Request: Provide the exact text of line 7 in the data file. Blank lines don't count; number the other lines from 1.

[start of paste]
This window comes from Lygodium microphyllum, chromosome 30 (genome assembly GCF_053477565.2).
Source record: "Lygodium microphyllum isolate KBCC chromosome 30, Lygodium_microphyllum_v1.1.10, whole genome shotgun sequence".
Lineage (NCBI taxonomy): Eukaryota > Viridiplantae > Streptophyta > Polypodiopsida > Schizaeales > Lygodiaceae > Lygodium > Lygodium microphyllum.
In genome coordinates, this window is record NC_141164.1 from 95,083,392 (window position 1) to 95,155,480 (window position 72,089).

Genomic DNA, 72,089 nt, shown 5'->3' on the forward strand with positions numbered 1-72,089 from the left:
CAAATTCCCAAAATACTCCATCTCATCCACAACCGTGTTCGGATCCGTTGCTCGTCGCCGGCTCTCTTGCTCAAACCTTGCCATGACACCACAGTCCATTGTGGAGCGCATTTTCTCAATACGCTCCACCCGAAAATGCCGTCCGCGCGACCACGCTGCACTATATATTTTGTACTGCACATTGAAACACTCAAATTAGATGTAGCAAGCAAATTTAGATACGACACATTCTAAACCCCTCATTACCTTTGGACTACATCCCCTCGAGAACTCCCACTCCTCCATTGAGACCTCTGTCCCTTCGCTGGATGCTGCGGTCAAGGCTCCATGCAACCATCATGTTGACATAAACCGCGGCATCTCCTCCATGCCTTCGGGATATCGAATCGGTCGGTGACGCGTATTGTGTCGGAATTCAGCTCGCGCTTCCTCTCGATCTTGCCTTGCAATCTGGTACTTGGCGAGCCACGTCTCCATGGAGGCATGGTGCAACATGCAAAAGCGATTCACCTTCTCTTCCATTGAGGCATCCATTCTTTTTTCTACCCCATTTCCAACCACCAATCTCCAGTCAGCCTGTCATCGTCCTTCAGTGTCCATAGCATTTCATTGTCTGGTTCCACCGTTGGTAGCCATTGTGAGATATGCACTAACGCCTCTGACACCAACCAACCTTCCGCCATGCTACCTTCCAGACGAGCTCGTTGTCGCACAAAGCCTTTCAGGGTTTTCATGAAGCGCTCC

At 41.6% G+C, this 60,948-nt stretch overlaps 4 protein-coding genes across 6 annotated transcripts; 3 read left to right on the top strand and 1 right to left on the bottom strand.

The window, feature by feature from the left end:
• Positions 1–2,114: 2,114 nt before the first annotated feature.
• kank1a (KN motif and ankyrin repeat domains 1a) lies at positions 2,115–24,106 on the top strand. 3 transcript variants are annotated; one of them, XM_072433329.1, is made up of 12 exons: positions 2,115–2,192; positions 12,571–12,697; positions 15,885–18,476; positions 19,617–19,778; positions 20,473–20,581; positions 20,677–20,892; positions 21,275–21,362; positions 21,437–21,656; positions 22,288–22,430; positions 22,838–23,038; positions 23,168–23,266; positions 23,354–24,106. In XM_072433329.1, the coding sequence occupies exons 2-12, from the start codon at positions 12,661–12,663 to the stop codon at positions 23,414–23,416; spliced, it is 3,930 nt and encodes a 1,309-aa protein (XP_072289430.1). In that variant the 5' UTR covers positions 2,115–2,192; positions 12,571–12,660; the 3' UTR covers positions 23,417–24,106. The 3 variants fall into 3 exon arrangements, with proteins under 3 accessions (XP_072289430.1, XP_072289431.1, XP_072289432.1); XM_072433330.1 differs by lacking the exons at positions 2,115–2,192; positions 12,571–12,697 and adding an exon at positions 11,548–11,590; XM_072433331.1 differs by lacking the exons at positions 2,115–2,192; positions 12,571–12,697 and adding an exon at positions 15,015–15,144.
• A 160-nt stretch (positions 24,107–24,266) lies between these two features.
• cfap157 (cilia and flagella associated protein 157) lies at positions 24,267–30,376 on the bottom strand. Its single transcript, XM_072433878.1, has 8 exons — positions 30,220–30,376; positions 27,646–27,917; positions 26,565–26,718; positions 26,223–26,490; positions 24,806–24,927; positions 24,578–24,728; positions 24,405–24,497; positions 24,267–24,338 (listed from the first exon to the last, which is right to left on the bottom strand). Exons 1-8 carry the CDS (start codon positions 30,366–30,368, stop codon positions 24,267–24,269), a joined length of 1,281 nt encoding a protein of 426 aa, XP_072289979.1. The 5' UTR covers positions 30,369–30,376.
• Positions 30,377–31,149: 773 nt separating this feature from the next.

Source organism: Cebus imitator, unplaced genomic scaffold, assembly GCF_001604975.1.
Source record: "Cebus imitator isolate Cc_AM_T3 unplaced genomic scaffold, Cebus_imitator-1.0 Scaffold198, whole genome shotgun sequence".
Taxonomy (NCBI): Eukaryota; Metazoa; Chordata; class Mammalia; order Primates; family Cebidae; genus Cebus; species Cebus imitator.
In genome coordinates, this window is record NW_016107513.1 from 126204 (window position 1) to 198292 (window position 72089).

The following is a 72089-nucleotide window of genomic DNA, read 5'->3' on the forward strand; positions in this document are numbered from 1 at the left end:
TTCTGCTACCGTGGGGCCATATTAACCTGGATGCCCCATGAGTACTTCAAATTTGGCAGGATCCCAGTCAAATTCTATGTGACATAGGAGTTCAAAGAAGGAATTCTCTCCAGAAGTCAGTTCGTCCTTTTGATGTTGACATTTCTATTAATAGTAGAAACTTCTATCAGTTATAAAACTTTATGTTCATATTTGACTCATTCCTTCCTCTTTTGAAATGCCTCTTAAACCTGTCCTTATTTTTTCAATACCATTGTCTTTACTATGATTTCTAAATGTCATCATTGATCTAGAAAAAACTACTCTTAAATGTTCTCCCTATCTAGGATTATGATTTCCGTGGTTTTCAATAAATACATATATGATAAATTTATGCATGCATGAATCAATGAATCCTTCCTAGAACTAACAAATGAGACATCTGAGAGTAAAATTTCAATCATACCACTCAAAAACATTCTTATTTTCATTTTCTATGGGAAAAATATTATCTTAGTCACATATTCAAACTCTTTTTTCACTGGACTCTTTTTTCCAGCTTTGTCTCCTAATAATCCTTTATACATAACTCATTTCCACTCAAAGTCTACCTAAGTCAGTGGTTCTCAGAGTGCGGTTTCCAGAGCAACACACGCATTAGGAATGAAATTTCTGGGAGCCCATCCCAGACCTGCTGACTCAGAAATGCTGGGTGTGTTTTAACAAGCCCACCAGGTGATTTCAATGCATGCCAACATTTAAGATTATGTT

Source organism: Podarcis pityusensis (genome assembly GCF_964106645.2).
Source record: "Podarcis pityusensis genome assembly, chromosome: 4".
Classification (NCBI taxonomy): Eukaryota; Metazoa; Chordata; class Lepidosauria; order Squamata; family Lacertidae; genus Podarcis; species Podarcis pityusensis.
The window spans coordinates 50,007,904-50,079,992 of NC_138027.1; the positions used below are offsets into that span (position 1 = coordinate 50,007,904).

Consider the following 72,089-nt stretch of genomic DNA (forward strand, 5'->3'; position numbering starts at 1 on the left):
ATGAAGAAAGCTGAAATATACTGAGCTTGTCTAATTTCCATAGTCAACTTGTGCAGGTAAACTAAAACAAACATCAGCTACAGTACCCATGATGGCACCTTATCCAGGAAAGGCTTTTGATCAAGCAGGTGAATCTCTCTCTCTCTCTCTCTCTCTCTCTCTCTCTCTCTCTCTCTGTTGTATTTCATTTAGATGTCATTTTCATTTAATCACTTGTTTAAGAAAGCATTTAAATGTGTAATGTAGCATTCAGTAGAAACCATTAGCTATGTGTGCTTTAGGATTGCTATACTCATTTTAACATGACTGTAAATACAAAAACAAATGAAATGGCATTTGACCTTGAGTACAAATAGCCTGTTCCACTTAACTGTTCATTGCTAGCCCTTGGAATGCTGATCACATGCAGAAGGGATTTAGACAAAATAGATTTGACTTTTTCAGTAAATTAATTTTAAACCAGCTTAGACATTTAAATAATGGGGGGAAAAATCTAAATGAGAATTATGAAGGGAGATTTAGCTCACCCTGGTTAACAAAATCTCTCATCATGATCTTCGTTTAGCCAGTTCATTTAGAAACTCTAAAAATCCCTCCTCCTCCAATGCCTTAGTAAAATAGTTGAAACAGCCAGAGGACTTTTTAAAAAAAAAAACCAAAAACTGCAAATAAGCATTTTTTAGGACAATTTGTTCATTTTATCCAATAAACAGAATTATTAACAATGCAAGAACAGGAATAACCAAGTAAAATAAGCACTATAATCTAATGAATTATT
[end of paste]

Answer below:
At 41.6% G+C, this 60,948-nt stretch overlaps 4 protein-coding genes across 6 annotated transcripts; 3 read left to right on the top strand and 1 right to left on the bottom strand.